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Consumers in west still ignore eastern German brands

The Local · 21 Sep 2010, 15:58

Published: 21 Sep 2010 15:58 GMT+02:00

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With the notable exceptions of Rotkäppchen sparkling wine and Spee laundry detergent, eastern German brand names barely come to mind for consumers in the west of the country, according to a poll conducted by the Institute for Applied Marketing and Communications Research (IMK).

''With Rotkäppchen and Spee, just two eastern products have managed to get into the minds of western Germans," said Sören Schiller, the head of the IMK.

Eastern German products need to fight harder to improve their image across the country, Schiller said.

“Apart from price, western Germans have few reasons to buy an eastern product,” he added.

IMK joined forces with broadcaster Mitteldeutscher Rundfunk Werbung to conduct the first ever survey of east-west brand attitudes, polling 1,500 consumers about their purchasing habits and criteria.

When brands originating in the former eastern states were mentioned to people living in the former western states, just six achieved the target recognition response of more than 50 percent. Those were Rotkäppchen, the spirit Nordhäuser Doppelkorn and four beer labels.

And just two brands, Rotkäppchen and Spee, can be recalled spontaneously by more than 50 percent of westerners – without their having to be prompted.

“In the east itself, by comparison, almost all the eastern brands asked about are known and trusted,” Schiller said. “The east is patriotic in its consumerism.”

Story continues below…

Every third person from east Germany assesses labels from their region as being as attractive as those from the west, the study found, with these products scoring well mainly because of their reliability and trustworthiness.


The Local (news@thelocal.de)

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Your comments about this article

20:53 September 21, 2010 by reprap
To be honest with you, I didn't know there was still people living in the former east Germany.
10:32 September 22, 2010 by majura
I don't think it exposes a divide, more so a lack of effective marketing from the brands that were founded in the DDR!

It shouldn't be so much as east vs. west + sensationalist journalism. Perhaps a more pragmatic and logical approach would suffice?

There's plenty of other reasons why people would not recognise nor use unfamiliar brands. There's a reason why people say "do you want a Kleenex?" from some countries, whereas in Germany Kleenex does not dominate the market. Or a Band-Aid (Johnson & Johnson) as opposed to some countries saying 'plaster'. The list goes on. Brand loyalty exists. So why when presented with the same product from 'brand x' when you've been using 'brand y' for 10 years- should you change?

Therein lies the potential power of marketing. Therein lies (most logically) the reason why brands from the DDR aren't popular of even known in former West-BDR.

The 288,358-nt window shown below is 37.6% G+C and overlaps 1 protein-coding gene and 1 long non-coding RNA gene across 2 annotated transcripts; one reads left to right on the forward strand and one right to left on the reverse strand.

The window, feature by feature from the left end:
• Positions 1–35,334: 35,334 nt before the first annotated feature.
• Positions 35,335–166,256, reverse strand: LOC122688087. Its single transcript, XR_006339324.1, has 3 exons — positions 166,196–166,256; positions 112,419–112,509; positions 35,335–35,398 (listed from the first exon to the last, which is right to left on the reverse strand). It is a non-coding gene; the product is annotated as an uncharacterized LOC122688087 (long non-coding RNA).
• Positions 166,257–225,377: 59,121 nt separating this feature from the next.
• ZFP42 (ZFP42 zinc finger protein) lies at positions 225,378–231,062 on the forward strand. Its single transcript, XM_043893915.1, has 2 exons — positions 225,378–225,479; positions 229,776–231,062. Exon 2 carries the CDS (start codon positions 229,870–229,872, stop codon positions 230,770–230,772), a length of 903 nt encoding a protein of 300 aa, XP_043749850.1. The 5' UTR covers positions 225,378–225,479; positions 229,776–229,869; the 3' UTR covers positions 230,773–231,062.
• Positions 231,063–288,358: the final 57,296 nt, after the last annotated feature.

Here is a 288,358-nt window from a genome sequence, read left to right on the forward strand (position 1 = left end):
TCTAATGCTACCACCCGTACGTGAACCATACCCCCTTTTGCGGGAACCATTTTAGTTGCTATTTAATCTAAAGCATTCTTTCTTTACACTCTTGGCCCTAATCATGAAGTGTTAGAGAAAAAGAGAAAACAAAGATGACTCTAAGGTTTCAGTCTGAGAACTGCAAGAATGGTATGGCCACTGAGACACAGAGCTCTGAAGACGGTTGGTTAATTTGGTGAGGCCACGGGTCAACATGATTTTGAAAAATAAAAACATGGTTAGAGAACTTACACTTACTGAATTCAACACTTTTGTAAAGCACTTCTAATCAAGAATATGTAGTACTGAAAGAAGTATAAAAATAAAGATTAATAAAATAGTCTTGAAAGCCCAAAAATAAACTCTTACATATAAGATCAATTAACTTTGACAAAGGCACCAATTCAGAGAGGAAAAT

I haven't been living here (Berlin) long, but all the advertising for DDR-era brands are pretty much aimed only at 'Ossis'... like Spreequell's Club Cola with their motto 'nur fuer uns' or as can be seen in many a piece of supermarket junk mail: oestlich koestlich (or something along those lines). Seems like particular brands are simply choosing (or are financially unable) to compete with West German brands (possibly because many of those brands are International - hello Coca Cola).
11:00 September 22, 2010 by pepsionice
In my local area around Kaiserslautern....if I walked into a grocery....there's five or six national brands of beer, and the five local brands around Kaiserslautern. I think this is more of a grocery vision of what to offer, and not owing to a east-west divide. If the grocery empires had more understanding of the beer business and what was out there....you might see more East German beer.
11:41 September 22, 2010 by moistvelvet
East German brands? Err isn't it now just one Germany? Why are people so hung up on the East/West divide and seem to pick anything at random to support it. I'm just as likely to buy a beer brewed in "East Germany" as I am to buy one from Stuttgart, Hamburg or Koeln.
11:52 September 22, 2010 by jcbayley
Agreed, moistvelvet

Anyway, if you're a watch fan, you could never ignore the "Glashütte Original" brand... it's among the very finest watch manufacturers in the world. Also, are native Germans really so mindful of what an East German brand is?
13:50 September 22, 2010 by moistvelvet
For a country that doesn't care about customer service I doubt they rarely care where their products come from, I geuss they'll take whatever Aldi throw at them.
14:55 October 4, 2010 by D R Jones
I lived in Germany before the fall of the DDR. Now I think of East Germany as "Eastern" Germany. We have the same attitude here in the U.S. The western U.S, midwest, eastern U.S., southern. It's a common identification in a large country like the U.S. or Germany. I agree with majura, it's a matter of each product deciding to become a national brand verus a regional brand. If the company isn't willing to pay for advertizing to build the brand name of it's product, the company will never expand. Marketing makes or breaks a product. It has nothing to do with old governments or old images, it's market economies.
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